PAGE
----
This approach can be illustrated by opt-out rather than opt-in requirements for school-based sex education classes, which increase participation rates for the classes while respecting parents’ rights to make decisions about their children’s sexual health education.

  • Deregulation: Deregulation can remove legal barriers that impede certain kinds of public health interventions. For example, to address the opioid epidemic, many states removed regulations to facilitate third-party prescribing of medication. This allowed prescribers and pharmacists to provide naloxone to family members and others likely to encounter individuals suffering from opioid overdoses. Deregulation is closely tied to the principle of harm reduction, which aims to reduce the disease and injury risks—as well as other social costs associated with illegal or socially disfavored activities—without directly aiming to disrupt those activities.

  • Taxation and Spending: Taxation provides incentives to engage in beneficial behaviors and disincentives to engage in high-risk activities. In economic terms, where consumption of a product poses a cost to society, taxes can be used to ensure that the cost paid by the consumer reflects the true cost of consumption—accounting for things like health care costs or lost productivity.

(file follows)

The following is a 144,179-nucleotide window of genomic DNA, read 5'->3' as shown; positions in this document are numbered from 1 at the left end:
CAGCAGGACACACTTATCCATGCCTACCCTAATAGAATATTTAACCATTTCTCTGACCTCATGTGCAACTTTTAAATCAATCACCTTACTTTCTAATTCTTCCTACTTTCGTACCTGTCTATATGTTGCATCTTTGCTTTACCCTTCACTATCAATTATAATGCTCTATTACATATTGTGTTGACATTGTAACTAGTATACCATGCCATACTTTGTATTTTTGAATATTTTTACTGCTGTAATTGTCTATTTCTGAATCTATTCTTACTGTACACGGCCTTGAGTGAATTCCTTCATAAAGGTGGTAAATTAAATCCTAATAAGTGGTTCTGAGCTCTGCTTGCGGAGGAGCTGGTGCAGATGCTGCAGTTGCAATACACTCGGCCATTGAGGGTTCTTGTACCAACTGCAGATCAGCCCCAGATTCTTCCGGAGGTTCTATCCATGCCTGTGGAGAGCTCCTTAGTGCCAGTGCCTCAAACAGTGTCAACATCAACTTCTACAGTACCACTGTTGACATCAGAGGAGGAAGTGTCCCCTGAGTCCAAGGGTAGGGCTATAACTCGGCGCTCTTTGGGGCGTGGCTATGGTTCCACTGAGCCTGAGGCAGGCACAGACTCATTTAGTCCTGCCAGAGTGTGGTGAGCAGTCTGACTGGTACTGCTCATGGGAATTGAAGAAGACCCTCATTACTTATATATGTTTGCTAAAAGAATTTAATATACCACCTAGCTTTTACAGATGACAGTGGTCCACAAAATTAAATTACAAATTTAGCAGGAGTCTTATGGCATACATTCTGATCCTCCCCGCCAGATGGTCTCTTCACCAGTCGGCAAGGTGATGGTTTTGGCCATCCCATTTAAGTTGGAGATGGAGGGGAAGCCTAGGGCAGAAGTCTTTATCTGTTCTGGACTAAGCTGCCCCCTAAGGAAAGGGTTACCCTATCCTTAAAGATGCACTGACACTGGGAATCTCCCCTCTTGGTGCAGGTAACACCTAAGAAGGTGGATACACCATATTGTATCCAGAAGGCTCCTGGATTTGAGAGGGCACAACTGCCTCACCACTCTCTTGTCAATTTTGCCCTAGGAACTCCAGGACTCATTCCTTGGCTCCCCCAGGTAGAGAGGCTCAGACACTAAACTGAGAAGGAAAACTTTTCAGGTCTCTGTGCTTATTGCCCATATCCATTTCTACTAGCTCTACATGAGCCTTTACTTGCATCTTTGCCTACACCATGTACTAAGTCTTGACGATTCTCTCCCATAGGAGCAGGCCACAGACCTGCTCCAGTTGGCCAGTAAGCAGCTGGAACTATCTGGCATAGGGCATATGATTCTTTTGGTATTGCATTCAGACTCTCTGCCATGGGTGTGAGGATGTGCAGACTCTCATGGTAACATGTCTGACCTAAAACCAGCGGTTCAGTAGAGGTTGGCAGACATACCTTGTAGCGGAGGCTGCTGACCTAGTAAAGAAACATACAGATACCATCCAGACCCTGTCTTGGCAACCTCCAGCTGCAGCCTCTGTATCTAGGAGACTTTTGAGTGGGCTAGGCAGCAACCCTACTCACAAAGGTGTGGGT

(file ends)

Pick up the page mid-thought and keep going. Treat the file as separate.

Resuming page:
Additionally, tax relief can be offered for health-producing activities, goods, or services. For example, tax-exempt entities, especially nonprofit hospitals, can be required to provide certain community benefits to maintain their privileged tax status.

    All of these approaches can be considered under the purview of taxation as indirect regulation. However, it’s important to note that taxation can be a controversial policy approach. It has been criticized in some circumstances as paternalistic and meddlesome, as well as inequitable and regressive, since sales taxes disproportionately impact people with lower incomes.

    Spending is another indirect policy decision that impacts health. The spending decisions of governments and other entities support a broad array of health-related services ranging from education and research to safety net programs for individuals and families. Congress or other legislative bodies can impose health-related conditions on the receipt of government funds. For example, Medicaid, housing assistance, and nutrition assistance programs impose various conditions on beneficiaries, retailers, service providers, and others.